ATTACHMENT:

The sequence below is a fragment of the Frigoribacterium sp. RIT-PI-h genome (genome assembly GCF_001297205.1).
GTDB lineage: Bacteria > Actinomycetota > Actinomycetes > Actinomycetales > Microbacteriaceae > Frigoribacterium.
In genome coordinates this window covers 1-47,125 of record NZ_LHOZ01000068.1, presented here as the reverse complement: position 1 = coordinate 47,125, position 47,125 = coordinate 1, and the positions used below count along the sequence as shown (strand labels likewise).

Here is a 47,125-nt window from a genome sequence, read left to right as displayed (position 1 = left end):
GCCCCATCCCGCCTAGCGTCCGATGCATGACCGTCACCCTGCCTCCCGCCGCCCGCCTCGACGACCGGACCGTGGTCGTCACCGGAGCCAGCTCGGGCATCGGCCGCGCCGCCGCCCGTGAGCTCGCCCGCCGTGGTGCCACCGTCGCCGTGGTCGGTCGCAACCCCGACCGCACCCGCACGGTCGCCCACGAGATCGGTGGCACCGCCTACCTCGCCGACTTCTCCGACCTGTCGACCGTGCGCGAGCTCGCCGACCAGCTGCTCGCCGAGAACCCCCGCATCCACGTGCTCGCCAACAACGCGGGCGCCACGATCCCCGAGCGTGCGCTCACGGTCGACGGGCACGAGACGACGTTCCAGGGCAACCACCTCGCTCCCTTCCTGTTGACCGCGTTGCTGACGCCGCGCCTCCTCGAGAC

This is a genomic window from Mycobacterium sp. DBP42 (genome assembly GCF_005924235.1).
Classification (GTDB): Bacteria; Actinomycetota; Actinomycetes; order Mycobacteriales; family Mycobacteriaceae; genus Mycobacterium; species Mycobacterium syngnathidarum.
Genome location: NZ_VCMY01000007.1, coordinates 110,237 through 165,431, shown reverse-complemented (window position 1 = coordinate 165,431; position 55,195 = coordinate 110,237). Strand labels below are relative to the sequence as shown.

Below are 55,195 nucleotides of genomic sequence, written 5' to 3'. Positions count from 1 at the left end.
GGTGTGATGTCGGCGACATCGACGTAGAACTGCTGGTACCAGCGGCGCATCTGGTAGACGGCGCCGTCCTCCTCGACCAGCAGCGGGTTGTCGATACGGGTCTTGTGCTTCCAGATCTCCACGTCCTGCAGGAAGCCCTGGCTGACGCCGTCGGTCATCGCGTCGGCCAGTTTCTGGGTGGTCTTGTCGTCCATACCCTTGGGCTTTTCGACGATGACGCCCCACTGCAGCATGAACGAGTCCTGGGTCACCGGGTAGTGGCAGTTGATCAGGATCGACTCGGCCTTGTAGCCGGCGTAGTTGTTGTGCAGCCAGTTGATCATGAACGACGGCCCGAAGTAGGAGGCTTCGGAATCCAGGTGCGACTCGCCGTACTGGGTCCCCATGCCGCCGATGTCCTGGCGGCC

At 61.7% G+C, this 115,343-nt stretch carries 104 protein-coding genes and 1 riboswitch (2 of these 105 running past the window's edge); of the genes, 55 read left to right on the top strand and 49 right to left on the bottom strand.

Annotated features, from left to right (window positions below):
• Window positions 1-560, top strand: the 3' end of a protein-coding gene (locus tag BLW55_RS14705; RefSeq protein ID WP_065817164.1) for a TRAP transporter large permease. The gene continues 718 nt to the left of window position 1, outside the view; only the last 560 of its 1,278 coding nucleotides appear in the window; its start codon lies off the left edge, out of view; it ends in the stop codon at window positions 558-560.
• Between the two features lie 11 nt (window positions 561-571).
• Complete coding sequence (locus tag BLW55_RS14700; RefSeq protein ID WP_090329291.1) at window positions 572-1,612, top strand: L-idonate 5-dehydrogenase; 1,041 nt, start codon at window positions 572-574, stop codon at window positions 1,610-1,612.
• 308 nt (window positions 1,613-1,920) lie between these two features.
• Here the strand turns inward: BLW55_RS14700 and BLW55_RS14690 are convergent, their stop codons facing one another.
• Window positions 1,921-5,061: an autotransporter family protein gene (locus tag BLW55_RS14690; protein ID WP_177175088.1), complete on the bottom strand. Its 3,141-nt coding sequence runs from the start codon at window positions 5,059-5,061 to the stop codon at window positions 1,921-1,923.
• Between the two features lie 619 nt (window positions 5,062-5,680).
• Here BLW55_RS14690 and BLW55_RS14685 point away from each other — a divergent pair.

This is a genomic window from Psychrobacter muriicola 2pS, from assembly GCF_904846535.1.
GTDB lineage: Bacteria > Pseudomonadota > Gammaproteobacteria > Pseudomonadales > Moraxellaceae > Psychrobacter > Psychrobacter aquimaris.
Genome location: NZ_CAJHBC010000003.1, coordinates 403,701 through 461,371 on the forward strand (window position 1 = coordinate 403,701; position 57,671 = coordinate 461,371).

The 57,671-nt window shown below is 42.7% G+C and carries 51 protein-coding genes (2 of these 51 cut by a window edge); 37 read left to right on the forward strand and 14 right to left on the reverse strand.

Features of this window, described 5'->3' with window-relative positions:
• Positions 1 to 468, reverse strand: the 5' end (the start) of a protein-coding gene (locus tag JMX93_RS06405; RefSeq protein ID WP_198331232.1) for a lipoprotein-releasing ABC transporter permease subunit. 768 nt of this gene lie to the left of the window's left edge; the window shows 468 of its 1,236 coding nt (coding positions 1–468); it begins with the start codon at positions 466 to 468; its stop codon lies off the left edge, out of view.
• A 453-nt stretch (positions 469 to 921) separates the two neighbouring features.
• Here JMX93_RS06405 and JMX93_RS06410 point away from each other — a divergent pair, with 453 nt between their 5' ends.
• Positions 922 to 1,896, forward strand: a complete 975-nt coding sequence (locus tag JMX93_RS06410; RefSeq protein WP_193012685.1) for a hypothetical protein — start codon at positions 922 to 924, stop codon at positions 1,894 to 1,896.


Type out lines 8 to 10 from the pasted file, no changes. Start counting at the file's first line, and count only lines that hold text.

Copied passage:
Genome location: NZ_VCMY01000007.1, coordinates 110,237 through 165,431, shown reverse-complemented (window position 1 = coordinate 165,431; position 55,195 = coordinate 110,237). Strand labels below are relative to the sequence as shown.

Below are 55,195 nucleotides of genomic sequence, written 5' to 3'. Positions count from 1 at the left end.
GGTGTGATGTCGGCGACATCGACGTAGAACTGCTGGTACCAGCGGCGCATCTGGTAGACGGCGCCGTCCTCCTCGACCAGCAGCGGGTTGTCGATACGGGTCTTGTGCTTCCAGATCTCCACGTCCTGCAGGAAGCCCTGGCTGACGCCGTCGGTCATCGCGTCGGCCAGTTTCTGGGTGGTCTTGTCGTCCATACCCTTGGGCTTTTCGACGATGACGCCCCACTGCAGCATGAACGAGTCCTGGGTCACCGGGTAGTGGCAGTTGATCAGGATCGACTCGGCCTTGTAGCCGGCGTAGTTGTTGTGCAGCCAGTTGATCATGAACGACGGCCCGAAGTAGGAGGCTTCGGAATCCAGGTGCGACTCGCCGTACTGGGTCCCCATGCCGCCGATGTCCTGGCGGCC